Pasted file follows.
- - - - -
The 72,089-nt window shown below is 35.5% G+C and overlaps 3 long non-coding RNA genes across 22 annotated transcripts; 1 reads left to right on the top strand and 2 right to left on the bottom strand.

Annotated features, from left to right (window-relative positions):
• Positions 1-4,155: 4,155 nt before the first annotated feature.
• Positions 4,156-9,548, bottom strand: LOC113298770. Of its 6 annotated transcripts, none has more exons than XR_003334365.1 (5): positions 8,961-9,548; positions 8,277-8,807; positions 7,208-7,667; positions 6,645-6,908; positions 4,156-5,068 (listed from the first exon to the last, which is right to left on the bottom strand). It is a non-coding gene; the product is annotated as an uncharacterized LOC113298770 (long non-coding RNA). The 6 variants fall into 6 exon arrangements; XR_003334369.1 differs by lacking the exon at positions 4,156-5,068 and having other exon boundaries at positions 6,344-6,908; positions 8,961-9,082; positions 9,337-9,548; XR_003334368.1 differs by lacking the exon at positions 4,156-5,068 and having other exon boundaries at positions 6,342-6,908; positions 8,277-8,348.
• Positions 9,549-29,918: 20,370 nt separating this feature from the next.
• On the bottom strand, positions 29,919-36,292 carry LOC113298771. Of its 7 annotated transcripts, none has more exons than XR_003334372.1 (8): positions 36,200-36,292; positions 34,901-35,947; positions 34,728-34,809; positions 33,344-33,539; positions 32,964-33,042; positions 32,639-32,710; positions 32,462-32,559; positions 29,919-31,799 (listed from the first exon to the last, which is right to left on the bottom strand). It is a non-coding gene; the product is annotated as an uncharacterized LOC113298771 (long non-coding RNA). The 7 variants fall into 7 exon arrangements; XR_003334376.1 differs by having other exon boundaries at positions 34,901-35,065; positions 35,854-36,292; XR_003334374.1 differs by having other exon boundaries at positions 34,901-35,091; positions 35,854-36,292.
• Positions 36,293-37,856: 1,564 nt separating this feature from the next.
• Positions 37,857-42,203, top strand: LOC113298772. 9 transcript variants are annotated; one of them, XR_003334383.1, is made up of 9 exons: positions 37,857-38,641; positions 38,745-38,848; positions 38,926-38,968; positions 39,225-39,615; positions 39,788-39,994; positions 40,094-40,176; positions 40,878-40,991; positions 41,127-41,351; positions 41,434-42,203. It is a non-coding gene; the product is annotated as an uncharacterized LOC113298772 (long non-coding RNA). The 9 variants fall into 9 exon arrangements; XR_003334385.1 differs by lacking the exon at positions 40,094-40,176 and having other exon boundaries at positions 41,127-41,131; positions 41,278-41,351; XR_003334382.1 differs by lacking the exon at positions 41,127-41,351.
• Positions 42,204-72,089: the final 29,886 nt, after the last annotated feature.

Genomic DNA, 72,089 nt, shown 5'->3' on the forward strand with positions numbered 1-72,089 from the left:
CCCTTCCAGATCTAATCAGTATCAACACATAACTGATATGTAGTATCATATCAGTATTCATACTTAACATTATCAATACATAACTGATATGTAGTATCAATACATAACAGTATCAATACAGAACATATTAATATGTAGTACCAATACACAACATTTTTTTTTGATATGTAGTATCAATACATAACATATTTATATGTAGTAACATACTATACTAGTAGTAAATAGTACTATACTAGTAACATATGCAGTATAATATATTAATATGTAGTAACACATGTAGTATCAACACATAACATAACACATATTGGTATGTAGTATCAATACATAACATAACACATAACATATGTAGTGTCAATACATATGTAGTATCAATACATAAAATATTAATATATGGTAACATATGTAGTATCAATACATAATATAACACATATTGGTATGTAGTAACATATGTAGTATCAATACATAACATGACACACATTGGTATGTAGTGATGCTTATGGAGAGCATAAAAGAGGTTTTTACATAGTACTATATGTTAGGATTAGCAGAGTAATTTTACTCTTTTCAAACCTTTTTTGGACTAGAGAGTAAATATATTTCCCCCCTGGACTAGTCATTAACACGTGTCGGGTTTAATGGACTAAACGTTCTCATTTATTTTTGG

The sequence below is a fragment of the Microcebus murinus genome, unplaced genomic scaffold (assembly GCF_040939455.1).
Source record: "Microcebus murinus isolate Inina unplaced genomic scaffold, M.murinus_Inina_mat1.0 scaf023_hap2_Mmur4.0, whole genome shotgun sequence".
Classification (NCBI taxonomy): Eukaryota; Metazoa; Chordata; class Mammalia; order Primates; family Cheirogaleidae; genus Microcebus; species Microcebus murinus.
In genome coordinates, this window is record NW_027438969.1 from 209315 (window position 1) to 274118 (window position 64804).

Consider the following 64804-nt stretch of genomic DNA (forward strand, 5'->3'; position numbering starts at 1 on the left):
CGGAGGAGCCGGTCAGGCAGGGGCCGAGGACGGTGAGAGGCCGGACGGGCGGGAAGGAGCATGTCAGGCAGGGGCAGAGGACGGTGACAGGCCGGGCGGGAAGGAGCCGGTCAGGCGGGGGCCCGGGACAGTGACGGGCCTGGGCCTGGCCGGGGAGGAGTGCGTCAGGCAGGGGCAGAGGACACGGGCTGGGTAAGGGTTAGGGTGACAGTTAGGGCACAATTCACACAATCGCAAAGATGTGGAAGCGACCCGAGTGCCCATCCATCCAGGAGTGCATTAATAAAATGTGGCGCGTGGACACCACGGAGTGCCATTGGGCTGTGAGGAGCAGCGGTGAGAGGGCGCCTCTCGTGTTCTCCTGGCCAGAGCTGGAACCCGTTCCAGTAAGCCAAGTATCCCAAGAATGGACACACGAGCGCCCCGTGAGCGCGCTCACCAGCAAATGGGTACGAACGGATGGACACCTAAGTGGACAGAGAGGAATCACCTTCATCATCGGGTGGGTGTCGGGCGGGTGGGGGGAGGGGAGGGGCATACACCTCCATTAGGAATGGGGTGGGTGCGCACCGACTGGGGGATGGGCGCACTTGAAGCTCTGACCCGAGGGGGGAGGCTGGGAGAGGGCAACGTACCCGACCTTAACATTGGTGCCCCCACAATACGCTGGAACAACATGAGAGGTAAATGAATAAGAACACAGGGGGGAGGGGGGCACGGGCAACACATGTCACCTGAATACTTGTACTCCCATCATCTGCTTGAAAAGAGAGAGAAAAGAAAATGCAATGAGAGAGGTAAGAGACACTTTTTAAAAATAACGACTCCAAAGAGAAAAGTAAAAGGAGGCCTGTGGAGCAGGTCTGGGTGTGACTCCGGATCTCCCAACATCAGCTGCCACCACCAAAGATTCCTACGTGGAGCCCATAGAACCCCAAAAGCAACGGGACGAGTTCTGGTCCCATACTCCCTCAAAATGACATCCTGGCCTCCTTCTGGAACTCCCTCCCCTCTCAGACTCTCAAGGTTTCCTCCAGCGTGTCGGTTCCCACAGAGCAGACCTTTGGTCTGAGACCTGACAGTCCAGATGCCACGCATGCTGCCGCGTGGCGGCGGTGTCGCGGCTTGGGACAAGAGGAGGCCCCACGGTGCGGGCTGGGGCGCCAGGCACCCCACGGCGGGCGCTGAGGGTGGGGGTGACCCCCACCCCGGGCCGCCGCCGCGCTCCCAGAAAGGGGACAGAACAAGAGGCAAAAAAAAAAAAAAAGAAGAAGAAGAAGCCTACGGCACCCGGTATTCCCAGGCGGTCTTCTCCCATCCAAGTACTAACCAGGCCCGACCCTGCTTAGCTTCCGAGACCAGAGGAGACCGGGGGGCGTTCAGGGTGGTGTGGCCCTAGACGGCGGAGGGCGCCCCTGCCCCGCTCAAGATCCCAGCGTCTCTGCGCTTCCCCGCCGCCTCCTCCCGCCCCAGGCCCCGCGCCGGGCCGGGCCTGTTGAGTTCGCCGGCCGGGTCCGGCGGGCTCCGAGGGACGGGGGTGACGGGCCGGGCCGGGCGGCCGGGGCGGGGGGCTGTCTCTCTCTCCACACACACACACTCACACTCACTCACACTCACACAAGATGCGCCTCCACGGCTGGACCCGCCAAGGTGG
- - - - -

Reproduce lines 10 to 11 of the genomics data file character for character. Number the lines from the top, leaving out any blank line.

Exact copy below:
Genomic DNA, 72,089 nt, shown 5'->3' on the forward strand with positions numbered 1-72,089 from the left:
CCCTTCCAGATCTAATCAGTATCAACACATAACTGATATGTAGTATCATATCAGTATTCATACTTAACATTATCAATACATAACTGATATGTAGTATCAATACATAACAGTATCAATACAGAACATATTAATATGTAGTACCAATACACAACATTTTTTTTTGATATGTAGTATCAATACATAACATATTTATATGTAGTAACATACTATACTAGTAGTAAATAGTACTATACTAGTAACATATGCAGTATAATATATTAATATGTAGTAACACATGTAGTATCAACACATAACATAACACATATTGGTATGTAGTATCAATACATAACATAACACATAACATATGTAGTGTCAATACATATGTAGTATCAATACATAAAATATTAATATATGGTAACATATGTAGTATCAATACATAATATAACACATATTGGTATGTAGTAACATATGTAGTATCAATACATAACATGACACACATTGGTATGTAGTGATGCTTATGGAGAGCATAAAAGAGGTTTTTACATAGTACTATATGTTAGGATTAGCAGAGTAATTTTACTCTTTTCAAACCTTTTTTGGACTAGAGAGTAAATATATTTCCCCCCTGGACTAGTCATTAACACGTGTCGGGTTTAATGGACTAAACGTTCTCATTTATTTTTGG